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Saturday, 29-Apr-2017 19:16:26 EDT
hockey just ahead of roller derby

When I was a kid, I wondered, "Why does a winter sport like hockey share the same time space with a summer game like basketball?"

Hockey Lovers Are Canadian
Hockey lovers are C.A.N.A.D.I.A.N.

But first, before I get to that, I'll cover off football's season finale. Just a small blurb, I promise... The football season came to a glorious end with an exhilarating Baltimore Ravens win – barely – over the San Francisco 49ers. It was a 34-31 final. And then of course there were the controversies of two or more no-calls in the last seconds when the 49ers seemed to be making a comeback, plus the questionable play calls... Why didn't Kaepernick run on the 4th down? It certainly gives food for thought and fodder for an off-season of what-ifs and what-will-be's for every pigskin diehard – and what are the rest of us to do to change it?

Yet it was thrilling, particularly the great power outage hopefully caused by Beyonce's much publicized half-time extravaganza.

Moving on now, as promised. This entry is going to be more about the regularly inexplicable sports flip-flop of a schedule from season to season... Consider it a bit of an annual laugh-a-thon, so to speak. Thus enter Jake the Snake, forked tongue et al as expected – as in his usual form.

This particular February / March's sports brain cramp is, in truth, compounded by hockey's inability to produce any kind of excitement on the ice following the lockout's shortened season. The play is poor to say the least, the teams are sluggish, the players are rusty, and so on, and so on... But before we even get there, who in their right mind schedules two major leagues to go head-to-head in this sports universe anyway?

Hockey and basketball. A longtime beef...

The Snake's Skins... Ever since I was a kid, old enough to formulate this question, it was, "Why does a winter sport like hockey share same time space with a summer game like basketball?"

The answer is quite simple actually, now that I'm (just a little bit) older... NBA is in third place of the giants in North American sports. It's first NFL, MLB and then NBA, a mere trifle of a few million dollars between the three but the line-up remains 1, 2, and 3.

Hockey? Our Canadian #1 sport passion of all time since the beginning of time? Well, bluntly, it ranks somewhere between 15th and 25th place in North America, depending on the latest audience participation numbers. Hockey is actually snuggly between in-door soccer aaa-and... roller derby. Wait, roller derby? Sadly, it's true. It's just not an American sport and it may never be.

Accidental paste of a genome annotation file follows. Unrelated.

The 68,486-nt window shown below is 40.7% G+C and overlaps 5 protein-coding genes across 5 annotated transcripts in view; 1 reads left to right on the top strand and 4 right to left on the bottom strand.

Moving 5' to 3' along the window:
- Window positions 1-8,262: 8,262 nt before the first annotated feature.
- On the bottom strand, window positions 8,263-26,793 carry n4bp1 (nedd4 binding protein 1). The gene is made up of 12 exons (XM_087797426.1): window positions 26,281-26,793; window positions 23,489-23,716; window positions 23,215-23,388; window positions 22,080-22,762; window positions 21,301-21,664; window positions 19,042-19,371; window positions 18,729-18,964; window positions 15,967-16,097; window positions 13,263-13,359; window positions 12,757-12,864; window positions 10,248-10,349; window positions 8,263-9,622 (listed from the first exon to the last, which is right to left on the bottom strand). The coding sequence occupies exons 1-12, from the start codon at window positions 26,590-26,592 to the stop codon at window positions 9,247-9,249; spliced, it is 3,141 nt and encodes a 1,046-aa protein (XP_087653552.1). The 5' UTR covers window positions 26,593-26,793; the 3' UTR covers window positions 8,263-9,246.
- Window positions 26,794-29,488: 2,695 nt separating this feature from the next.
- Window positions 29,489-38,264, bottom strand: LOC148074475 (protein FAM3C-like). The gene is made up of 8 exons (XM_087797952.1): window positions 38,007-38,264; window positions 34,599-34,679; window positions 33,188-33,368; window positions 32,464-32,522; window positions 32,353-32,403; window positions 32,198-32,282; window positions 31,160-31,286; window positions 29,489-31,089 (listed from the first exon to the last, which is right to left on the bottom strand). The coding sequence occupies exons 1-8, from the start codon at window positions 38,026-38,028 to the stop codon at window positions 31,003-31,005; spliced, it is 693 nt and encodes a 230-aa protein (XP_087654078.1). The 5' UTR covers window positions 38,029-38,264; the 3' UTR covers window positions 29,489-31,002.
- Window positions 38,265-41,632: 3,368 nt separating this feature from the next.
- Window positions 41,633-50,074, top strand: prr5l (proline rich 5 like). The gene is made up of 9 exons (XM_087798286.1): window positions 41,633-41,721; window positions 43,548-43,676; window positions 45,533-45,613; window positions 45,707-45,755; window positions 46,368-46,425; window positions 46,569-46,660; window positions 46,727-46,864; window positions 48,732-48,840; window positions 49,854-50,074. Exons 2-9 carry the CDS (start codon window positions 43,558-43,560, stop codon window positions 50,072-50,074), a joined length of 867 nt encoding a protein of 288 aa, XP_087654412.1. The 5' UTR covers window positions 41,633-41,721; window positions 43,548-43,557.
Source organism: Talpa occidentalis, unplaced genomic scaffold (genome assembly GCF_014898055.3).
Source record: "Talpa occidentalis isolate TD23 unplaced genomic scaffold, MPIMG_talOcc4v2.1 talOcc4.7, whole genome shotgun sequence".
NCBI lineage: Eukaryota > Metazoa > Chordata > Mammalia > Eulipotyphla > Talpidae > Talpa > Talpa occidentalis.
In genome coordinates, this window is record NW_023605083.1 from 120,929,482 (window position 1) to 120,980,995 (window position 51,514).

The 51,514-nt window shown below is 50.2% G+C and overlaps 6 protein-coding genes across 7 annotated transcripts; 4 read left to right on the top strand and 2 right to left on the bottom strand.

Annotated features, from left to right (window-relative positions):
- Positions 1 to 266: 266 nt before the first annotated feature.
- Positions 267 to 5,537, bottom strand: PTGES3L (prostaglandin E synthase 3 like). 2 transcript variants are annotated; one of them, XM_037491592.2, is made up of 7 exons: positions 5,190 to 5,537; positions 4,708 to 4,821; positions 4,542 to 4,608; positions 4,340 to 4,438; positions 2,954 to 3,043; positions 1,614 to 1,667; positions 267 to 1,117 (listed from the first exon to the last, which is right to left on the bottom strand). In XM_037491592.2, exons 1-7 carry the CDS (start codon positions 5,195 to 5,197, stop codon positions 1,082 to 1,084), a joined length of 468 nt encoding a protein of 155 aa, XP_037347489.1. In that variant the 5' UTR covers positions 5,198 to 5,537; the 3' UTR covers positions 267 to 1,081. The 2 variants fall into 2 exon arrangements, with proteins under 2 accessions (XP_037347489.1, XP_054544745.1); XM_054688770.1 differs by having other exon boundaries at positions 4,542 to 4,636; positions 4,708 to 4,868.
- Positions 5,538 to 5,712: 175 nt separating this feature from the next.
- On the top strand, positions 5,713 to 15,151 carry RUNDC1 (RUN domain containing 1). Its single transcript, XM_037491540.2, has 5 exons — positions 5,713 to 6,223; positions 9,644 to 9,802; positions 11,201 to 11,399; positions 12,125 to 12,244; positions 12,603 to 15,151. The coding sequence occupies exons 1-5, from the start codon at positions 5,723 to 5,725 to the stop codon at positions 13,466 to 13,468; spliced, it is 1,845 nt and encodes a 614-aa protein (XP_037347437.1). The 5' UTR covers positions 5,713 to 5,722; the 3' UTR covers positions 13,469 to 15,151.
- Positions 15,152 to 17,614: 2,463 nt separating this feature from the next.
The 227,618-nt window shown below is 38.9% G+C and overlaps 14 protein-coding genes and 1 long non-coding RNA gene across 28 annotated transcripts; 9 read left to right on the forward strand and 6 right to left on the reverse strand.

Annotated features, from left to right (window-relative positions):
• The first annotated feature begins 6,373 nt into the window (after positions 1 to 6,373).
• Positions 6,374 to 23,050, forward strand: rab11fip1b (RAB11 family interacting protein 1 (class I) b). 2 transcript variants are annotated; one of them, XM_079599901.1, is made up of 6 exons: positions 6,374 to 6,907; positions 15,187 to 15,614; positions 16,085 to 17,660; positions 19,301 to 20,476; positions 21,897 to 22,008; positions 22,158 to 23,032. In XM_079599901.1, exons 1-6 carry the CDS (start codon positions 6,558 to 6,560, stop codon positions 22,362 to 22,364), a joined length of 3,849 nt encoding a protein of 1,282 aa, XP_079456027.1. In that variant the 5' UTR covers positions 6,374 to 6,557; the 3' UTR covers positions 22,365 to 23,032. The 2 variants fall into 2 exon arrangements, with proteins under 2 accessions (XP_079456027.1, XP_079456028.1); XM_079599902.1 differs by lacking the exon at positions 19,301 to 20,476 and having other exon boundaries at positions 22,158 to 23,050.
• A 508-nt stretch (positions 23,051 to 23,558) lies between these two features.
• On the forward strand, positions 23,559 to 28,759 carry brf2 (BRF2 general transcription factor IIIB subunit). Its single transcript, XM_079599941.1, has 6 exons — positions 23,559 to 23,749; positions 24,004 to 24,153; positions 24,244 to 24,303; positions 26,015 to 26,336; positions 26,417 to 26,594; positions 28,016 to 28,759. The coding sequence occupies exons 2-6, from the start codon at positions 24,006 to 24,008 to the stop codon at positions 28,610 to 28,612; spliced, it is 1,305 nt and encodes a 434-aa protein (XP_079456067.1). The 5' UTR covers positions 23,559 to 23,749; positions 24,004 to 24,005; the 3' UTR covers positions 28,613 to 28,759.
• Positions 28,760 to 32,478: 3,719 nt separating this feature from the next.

Blame the south, blame the Civil War, blame the geography and climate of the continent – it really doesn't matter. America's third-place sport easily beats our national sport on account of each sport's fan base. There simply is more of them than us. Plus there are only so many weeks in the sports calendar and basketball has rightfully taken its share. Yes, it's completely unseasonal but it is also the only calendar stretch without prime time competition against America's top two titans.

Well, here's a question: should hockey continue to hold onto its winter roots? To gain prime time? That said, can we imagine anything other? After all, who wants to talk shinny in August. But then – thanks to the ever-expanding Playoff format and the recent addition of American teams in the southern States – Game 7 of the Stanley Cup Finals is already more often enjoyed on a patio wearing shorts and bug spray instead of huddling by the fireplace safely indoors at home or in a pub.

Unless you are a fan of both sports – hockey and basketball – you probably don't care. However if you enjoy the slam dunks anywhere near as much as the slap shots, there is an irony and a sense of loss attached to this issue. Maybe it's time for Mr. Bettman to reach out to the long-suffering fan base and make a simple – yet effective – move to improve hockey's positioning on television's prime time rotation. Perhaps allow hockey to steal a bit of the spotlight and showcase their Playoffs without any competition. What could possibly be so bad about a Leafs vs. Oilers final without a Celtics vs. Lakers headline interrupting the sportscast?

Well, one can dream, no? And yet, can you imagine the Superbowl sharing air time with any other professional league? It doesn't take a marketing genius to figure out that the networks will pay more for broadcast rights when they don't have to split them.

Can you imagine a Stanley Cup final in early April when nothing else is on? Aaaah yes, sweet dreams are made of this...

Jock Talk With Jake the Snake
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